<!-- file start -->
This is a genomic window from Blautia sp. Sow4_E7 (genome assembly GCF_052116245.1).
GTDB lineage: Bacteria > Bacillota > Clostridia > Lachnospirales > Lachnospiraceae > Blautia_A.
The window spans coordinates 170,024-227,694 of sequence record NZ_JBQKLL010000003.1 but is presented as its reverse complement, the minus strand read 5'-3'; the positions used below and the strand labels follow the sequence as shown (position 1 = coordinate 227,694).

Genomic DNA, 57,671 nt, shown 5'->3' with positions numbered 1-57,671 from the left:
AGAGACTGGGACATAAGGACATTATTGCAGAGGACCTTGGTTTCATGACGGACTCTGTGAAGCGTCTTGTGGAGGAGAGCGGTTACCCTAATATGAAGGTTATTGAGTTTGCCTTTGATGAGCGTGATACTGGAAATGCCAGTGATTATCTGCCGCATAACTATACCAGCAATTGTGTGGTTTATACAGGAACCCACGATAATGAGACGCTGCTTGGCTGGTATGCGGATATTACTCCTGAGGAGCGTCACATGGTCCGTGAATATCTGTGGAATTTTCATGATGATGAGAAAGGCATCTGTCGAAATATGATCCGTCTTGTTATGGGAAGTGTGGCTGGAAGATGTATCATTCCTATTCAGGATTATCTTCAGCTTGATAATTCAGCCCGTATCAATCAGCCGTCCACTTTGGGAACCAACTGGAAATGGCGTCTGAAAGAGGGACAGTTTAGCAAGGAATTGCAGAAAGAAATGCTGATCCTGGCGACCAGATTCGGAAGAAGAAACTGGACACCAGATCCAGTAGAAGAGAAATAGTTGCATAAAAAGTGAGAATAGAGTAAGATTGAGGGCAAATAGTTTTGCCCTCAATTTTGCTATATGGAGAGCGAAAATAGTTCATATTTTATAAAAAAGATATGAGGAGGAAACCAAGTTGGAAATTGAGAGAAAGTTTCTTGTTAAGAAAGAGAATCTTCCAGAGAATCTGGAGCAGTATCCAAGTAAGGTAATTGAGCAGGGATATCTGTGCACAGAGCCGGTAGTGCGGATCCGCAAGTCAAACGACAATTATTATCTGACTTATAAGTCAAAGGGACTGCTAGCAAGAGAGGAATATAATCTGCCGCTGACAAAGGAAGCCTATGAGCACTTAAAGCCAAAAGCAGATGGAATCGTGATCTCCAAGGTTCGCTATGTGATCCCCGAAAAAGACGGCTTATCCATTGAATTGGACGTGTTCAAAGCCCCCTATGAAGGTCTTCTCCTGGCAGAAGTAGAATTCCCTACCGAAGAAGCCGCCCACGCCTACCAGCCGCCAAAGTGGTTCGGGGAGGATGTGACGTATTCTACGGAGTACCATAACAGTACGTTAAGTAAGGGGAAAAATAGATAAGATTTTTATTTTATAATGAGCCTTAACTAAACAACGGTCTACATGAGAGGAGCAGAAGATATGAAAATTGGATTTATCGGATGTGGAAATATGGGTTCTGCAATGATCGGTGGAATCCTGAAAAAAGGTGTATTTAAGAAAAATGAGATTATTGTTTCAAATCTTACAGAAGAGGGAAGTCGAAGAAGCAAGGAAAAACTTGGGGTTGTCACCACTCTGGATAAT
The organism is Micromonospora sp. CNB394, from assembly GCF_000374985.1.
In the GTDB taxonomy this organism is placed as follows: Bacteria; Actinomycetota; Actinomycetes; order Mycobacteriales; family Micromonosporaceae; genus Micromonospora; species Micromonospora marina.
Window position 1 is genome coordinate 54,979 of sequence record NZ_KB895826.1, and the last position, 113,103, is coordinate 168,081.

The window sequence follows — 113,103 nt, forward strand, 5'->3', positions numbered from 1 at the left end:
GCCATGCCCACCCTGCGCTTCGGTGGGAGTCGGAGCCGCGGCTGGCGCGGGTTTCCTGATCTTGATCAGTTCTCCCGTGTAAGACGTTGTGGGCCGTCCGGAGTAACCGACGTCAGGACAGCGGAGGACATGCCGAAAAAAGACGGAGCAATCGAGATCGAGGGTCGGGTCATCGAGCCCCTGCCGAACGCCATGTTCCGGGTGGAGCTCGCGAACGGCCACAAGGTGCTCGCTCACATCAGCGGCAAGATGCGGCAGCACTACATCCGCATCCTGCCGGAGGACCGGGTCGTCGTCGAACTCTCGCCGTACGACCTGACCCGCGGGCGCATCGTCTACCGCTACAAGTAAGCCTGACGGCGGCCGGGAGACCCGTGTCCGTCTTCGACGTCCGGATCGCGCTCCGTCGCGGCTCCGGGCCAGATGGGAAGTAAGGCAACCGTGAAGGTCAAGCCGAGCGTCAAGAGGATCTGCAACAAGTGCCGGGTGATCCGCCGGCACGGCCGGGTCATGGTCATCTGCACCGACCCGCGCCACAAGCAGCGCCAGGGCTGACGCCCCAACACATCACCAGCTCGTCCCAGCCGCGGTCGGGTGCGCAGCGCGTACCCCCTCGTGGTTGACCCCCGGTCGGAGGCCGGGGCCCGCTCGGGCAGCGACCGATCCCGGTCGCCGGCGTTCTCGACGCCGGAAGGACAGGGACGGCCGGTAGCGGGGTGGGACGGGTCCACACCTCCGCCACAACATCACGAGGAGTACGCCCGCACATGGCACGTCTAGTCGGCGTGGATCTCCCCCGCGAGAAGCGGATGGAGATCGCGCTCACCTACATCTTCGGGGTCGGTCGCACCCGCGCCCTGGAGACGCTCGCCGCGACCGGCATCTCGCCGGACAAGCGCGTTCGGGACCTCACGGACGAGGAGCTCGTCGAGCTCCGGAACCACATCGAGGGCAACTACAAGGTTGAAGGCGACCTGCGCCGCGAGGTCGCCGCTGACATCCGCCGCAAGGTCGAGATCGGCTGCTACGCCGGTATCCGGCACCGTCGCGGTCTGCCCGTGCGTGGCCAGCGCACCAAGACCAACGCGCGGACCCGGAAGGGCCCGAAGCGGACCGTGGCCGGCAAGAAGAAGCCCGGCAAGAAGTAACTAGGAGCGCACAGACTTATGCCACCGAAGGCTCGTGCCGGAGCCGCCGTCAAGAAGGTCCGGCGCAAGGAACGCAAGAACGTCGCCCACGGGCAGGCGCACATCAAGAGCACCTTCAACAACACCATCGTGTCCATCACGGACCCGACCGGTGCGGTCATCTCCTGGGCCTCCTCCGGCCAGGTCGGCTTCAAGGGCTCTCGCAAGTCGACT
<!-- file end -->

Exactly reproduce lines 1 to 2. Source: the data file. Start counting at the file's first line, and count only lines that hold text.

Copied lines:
This is a genomic window from Blautia sp. Sow4_E7 (genome assembly GCF_052116245.1).
GTDB lineage: Bacteria > Bacillota > Clostridia > Lachnospirales > Lachnospiraceae > Blautia_A.